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Microbiology of bacterial translocation in humans
  1. C J O’Boyle,
  2. J MacFie,
  3. C J Mitchell,
  4. D Johnstone,
  5. P M Sagar,
  6. P C Sedman
  1. Combined Gastroenterology Service, Scarborough Hospital, Scalby Road, Scarborough, North Yorkshire, UK
  1. Mr MacFie.

Abstract

Background—Gut translocation of bacteria has been shown in both animal and human studies. Evidence from animal studies that links bacterial translocation to the development of postoperative sepsis and multiple organ failure has yet to be confirmed in humans.

Aims—To examine the spectrum of bacteria involved in translocation in surgical patients undergoing laparotomy and to determine the relation between nodal migration of bacteria and the development of postoperative septic complications.

Methods—Mesenteric lymph nodes (MLN), serosal scrapings, and peripheral blood from 448 surgical patients undergoing laparotomy were analysed using standard microbiological techniques.

Results—Bacterial translocation was identified in 69 patients (15.4%). The most common organism identified wasEscherichia coli (54%). Both enteric bacteria, typical of indigenous intestinal flora, and non-enteric bacteria were isolated. Postoperative septic complications developed in 104 patients (23%). Enteric organisms were responsible in 74% of patients. Forty one per cent of patients who had evidence of bacterial translocation developed sepsis compared with 14% in whom no organisms were cultured (p<0.001). Septic morbidity was more frequent when a greater diversity of bacteria resided within the MLN, but this was not statistically significant.

Conclusion—Bacterial translocation is associated with a significant increase in the development of postoperative sepsis in surgical patients. The organisms responsible for septic morbidity are similar in spectrum to those observed in the mesenteric lymph nodes. These data strongly support the gut origin hypothesis of sepsis in humans.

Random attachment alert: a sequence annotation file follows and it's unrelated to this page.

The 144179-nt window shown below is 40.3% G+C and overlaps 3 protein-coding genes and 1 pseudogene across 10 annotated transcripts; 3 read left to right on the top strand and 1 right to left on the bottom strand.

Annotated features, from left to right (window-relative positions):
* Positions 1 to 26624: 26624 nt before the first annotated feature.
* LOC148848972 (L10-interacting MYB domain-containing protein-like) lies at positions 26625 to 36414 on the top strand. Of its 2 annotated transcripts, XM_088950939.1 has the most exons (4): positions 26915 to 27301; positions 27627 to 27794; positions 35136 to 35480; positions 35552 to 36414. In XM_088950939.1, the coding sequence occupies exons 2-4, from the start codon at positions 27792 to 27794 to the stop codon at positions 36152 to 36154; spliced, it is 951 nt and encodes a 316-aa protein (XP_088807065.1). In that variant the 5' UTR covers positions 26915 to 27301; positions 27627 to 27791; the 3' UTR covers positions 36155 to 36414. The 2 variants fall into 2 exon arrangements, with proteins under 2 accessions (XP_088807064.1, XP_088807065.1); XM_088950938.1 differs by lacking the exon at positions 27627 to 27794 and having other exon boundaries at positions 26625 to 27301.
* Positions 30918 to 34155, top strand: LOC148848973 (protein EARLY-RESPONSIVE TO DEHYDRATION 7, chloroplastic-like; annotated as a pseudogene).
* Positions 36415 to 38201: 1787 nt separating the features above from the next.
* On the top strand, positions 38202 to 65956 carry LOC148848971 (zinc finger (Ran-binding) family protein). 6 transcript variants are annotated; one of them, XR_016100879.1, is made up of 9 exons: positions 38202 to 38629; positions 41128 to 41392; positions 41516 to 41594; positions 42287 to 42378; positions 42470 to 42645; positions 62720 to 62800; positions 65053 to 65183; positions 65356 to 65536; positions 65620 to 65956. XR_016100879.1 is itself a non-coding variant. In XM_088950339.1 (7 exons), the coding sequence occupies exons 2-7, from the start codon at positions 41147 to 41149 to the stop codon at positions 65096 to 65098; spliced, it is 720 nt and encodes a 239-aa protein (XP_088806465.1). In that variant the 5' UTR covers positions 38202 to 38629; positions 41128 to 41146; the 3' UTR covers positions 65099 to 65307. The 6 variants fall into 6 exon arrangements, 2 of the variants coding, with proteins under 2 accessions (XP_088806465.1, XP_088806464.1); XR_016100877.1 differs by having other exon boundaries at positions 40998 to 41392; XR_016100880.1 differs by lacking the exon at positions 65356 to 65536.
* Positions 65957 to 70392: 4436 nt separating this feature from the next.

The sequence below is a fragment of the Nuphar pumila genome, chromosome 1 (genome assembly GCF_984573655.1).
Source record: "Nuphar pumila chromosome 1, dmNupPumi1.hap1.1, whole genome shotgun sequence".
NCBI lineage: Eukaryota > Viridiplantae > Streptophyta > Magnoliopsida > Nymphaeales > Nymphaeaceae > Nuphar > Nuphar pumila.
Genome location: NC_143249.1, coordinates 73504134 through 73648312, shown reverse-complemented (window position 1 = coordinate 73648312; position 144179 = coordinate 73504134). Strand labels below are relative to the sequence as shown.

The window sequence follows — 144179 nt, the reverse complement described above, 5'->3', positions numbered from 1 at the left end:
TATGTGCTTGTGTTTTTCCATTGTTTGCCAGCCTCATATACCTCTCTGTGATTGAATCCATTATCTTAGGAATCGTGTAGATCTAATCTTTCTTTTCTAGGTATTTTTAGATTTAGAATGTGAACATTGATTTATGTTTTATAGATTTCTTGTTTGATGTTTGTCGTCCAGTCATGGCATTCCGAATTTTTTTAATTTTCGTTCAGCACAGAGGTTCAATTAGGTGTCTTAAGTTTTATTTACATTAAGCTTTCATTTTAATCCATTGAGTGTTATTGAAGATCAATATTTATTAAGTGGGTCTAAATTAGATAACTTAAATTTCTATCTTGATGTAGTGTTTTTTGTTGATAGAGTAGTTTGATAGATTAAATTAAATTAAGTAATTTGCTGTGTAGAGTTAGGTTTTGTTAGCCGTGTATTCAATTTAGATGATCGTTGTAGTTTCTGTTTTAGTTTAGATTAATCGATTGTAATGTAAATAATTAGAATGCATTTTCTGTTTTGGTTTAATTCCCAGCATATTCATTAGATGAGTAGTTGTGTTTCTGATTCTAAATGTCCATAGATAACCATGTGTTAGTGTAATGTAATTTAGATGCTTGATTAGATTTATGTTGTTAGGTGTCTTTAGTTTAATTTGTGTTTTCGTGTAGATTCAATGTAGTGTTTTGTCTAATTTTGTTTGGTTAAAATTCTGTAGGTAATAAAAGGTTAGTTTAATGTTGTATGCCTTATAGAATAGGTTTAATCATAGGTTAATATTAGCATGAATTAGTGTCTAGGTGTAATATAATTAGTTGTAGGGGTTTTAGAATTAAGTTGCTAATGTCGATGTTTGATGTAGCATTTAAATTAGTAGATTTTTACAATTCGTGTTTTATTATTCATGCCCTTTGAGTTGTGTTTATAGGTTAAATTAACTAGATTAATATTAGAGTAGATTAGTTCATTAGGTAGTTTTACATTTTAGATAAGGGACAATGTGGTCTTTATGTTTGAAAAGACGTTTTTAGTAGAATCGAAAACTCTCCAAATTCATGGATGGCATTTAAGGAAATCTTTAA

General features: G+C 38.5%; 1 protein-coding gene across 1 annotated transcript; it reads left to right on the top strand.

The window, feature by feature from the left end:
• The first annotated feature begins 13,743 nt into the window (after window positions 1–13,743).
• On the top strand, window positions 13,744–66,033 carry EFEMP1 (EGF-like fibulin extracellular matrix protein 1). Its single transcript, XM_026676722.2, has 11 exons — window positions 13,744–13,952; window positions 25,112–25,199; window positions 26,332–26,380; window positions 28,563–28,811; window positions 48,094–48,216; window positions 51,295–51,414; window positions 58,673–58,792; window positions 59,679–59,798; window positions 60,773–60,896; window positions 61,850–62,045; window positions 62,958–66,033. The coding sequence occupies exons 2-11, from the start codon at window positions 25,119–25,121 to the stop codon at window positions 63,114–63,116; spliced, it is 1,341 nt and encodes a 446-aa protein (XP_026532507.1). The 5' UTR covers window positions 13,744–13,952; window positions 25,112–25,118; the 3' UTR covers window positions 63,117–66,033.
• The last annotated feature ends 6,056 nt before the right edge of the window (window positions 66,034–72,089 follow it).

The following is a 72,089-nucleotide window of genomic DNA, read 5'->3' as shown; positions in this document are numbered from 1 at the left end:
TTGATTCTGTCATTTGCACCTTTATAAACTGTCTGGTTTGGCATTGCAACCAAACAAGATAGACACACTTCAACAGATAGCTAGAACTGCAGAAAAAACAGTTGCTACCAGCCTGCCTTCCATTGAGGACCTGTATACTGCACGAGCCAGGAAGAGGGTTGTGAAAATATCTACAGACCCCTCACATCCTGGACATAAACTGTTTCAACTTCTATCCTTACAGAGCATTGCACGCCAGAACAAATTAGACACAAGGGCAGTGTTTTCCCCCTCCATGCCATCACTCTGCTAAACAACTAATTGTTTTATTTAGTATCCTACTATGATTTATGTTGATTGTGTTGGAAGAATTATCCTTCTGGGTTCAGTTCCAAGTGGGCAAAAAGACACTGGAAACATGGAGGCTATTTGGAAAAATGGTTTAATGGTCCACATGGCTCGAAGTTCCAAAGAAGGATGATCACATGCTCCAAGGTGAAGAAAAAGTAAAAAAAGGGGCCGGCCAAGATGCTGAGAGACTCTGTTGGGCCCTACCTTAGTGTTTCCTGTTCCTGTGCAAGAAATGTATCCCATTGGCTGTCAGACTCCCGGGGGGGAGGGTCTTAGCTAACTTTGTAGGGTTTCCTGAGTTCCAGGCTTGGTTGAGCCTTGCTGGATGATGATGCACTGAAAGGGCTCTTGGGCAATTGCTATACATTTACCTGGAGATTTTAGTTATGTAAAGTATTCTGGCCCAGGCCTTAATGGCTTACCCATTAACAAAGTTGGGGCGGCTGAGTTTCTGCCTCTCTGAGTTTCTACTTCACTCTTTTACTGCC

• bacterial translocation
  • mesenteric lymph nodes
  • serosal scrapings
  • enteric bacteria
  • postoperative sepsis

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Gut translocation of bacteria is defined as the passage of gastrointestinal microflora across the lamina propria to local mesenteric lymph nodes (MLN) and from there to extranodal sites. It has been proposed that bacterial translocation may initiate a cytokine response from macrophages encountered in mesenteric lymph nodes.1 In certain conditions this may predispose the host to the development of septic morbidity.

Many studies in animals using a wide variety of experimental situations support this concept of the gut as the originator of septic complications and that bacterial translocation may be an important intermediary mechanism in the development of such sepsis. The evidence in humans to date has been less convincing but the well recognised phenomenon whereby nosocomial infection is frequently a consequence of gut derived organisms such as Escherichia coli does lend credence to the hypothesis. Few previous studies have investigated a causal relationship between microbiologically confirmed bacterial translocation in humans and subsequent septic morbidity.

We have previously reported an incidence in bacterial translocation of 10.3% in a consecutive series of 242 patients undergoing laparotomy for a variety of surgical complaints.2 When translocation occurred the incidence of septic complications was 28% compared with 11.5% when it did not (p<0.05).

The aim of this study was to examine the spectrum of microbiological flora identified within the MLN, serosal scrapings, and peripheral blood cultures at the time of laparotomy and to determine whether there was a similarity between these bacteria and the causative organisms identified from the patients in whom septic postoperative complications occurred.

Patients and methods

All patients presenting to the Combined Gastroenterology Service at Scarborough Hospital who required laparotomy were entered into this study. Patients were excluded if there was any evidence of intraperitoneal sepsis or contamination, if sampling of lymph nodes was not possible or clinically inappropriate, or if antibiotics had been administered preoperatively. Where there was any doubt regarding intraperitoneal sepsis an intra-abdominal swab was taken for culture and the patients were excluded if this was positive for bacteria. All patients gave informed consent to participate in the study which was approved by the Scarborough Locally Organised Research Ethics Committee.

At the start of laparotomy a serosal scraping was obtained from the antimesenteric border of the terminal ileum. A lymph node from the mesentery of the terminal ileum was excised by the use of a separate clean surgical blade. The samples were transported promptly in separate containers in sterile saline solution for microbiological analysis. Simultaneously, a peripheral blood sample was obtained by means of venepuncture. This was placed into aerobic and anaerobic blood culture bottles. Prophylactic antibiotics were only given to the patients after these samples were obtained.